Channelpedia

PubMed 22250012


Referenced in Channelpedia wiki pages of: none

Automatically associated channels: KCNQ1 , Kv7.1 , Slo1



Title: Characterization of KCNQ1 atrial fibrillation mutations reveals distinct dependence on KCNE1.

Authors: Priscilla J Chan, Jeremiah D Osteen, Dazhi Xiong, Michael S Bohnen, Darshan Doshi, Kevin J Sampson, Steven O Marx, Arthur Karlin, Robert S Kass

Journal, date & volume: J. Gen. Physiol., 2012 Feb , 139, 135-44

PubMed link: http://www.ncbi.nlm.nih.gov/pubmed/22250012


Abstract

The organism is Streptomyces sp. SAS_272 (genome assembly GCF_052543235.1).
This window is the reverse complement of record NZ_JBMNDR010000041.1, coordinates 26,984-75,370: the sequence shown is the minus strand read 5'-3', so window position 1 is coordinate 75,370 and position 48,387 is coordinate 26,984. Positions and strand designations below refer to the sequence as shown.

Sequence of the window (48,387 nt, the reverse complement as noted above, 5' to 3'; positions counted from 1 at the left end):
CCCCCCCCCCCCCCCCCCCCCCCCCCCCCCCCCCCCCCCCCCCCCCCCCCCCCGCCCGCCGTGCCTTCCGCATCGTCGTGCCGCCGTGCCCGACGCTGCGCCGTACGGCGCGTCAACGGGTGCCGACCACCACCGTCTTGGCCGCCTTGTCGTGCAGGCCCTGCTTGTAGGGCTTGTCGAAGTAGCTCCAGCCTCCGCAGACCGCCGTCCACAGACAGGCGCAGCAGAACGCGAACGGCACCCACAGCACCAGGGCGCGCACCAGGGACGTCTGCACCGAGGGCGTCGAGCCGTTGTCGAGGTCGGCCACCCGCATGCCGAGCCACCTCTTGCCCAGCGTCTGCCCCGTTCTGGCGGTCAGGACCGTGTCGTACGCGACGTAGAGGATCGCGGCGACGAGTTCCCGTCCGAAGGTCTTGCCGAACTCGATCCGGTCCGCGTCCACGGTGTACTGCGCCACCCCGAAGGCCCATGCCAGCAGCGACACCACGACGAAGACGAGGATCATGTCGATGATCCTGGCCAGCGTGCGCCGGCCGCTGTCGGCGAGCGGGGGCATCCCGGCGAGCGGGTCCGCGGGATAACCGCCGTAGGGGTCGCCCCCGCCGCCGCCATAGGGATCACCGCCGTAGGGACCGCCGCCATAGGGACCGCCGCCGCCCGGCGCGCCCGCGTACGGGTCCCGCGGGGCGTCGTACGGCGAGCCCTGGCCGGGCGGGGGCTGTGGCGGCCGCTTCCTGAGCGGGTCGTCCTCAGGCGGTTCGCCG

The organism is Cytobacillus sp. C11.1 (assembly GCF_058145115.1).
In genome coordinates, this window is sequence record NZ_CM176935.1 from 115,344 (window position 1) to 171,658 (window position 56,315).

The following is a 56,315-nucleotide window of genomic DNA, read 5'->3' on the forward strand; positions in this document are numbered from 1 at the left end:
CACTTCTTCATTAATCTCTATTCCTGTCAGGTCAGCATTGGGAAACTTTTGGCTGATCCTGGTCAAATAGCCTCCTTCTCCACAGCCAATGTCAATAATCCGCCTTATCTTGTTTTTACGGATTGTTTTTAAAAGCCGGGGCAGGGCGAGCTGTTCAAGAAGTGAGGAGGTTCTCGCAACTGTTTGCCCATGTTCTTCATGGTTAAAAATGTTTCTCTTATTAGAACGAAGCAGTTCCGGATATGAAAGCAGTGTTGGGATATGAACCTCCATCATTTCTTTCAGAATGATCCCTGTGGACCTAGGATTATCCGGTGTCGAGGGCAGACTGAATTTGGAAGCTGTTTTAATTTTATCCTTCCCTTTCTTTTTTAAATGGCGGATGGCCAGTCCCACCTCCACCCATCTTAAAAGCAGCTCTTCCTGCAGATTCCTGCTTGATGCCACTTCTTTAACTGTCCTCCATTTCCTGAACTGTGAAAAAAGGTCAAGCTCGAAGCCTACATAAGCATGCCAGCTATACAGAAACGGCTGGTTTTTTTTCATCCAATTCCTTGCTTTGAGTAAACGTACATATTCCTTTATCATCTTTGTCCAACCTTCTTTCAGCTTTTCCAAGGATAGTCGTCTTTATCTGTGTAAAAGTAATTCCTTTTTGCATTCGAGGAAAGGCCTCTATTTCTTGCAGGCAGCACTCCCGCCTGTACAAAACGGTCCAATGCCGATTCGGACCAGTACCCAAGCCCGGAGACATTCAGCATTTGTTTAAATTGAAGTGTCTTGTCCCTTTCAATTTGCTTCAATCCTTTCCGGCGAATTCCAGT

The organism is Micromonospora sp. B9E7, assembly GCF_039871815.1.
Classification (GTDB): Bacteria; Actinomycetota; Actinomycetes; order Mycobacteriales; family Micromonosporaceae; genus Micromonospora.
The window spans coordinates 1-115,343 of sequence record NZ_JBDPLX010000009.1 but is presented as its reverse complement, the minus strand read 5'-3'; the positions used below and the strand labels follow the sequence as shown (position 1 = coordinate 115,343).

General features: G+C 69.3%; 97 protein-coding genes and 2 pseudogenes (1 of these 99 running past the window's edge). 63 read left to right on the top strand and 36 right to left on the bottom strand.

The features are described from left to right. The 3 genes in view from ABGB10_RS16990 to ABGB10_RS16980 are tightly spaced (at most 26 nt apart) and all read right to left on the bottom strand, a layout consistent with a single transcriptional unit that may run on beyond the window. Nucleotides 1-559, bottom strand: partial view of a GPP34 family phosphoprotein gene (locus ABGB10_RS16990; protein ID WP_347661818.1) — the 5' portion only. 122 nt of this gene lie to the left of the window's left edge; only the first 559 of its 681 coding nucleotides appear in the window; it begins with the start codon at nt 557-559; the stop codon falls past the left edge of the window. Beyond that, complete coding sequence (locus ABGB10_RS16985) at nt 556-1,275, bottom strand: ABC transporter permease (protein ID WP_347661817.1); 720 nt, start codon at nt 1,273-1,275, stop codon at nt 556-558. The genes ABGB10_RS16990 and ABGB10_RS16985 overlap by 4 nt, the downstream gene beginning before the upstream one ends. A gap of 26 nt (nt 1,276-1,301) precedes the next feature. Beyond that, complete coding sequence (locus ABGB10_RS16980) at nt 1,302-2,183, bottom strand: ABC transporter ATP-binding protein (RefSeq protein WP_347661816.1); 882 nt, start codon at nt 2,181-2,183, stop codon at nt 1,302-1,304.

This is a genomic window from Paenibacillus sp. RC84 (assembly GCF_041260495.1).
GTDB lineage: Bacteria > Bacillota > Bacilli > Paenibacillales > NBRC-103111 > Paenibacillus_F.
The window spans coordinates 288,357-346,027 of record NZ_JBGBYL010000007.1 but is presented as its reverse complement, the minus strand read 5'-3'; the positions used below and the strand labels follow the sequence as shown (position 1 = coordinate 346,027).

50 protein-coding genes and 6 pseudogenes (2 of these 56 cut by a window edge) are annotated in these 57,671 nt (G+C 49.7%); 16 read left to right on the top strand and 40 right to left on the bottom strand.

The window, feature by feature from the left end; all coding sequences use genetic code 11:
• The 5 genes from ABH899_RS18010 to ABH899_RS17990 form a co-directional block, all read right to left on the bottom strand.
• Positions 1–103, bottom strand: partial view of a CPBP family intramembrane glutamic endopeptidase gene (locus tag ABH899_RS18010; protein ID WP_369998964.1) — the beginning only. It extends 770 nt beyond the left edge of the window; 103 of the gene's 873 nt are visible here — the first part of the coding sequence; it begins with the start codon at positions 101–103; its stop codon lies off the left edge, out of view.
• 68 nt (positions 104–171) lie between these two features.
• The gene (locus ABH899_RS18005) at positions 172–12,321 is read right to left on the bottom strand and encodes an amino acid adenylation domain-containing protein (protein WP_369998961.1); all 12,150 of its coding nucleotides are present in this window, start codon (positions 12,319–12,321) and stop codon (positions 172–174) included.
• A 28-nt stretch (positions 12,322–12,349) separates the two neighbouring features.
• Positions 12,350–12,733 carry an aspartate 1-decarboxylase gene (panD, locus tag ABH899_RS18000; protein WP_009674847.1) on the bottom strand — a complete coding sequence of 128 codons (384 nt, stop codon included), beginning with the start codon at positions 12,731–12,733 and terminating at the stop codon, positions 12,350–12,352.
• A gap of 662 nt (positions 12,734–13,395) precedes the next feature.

The I(Ks) potassium channel, critical to control of heart electrical activity, requires assembly of α (KCNQ1) and β (KCNE1) subunits. Inherited mutations in either I(Ks) channel subunit are associated with cardiac arrhythmia syndromes. Two mutations (S140G and V141M) that cause familial atrial fibrillation (AF) are located on adjacent residues in the first membrane-spanning domain of KCNQ1, S1. These mutations impair the deactivation process, causing channels to appear constitutively open. Previous studies suggest that both mutant phenotypes require the presence of KCNE1. Here we found that despite the proximity of these two mutations in the primary protein structure, they display different functional dependence in the presence of KCNE1. In the absence of KCNE1, the S140G mutation, but not V141M, confers a pronounced slowing of channel deactivation and a hyperpolarizing shift in voltage-dependent activation. When coexpressed with KCNE1, both mutants deactivate significantly slower than wild-type KCNQ1/KCNE1 channels. The differential dependence on KCNE1 can be correlated with the physical proximity between these positions and KCNE1 as shown by disulfide cross-linking studies: V141C forms disulfide bonds with cysteine-substituted KCNE1 residues, whereas S140C does not. These results further our understanding of the structural relationship between KCNE1 and KCNQ1 subunits in the I(Ks) channel, and provide mechanisms for understanding the effects on channel deactivation underlying these two atrial fibrillation mutations.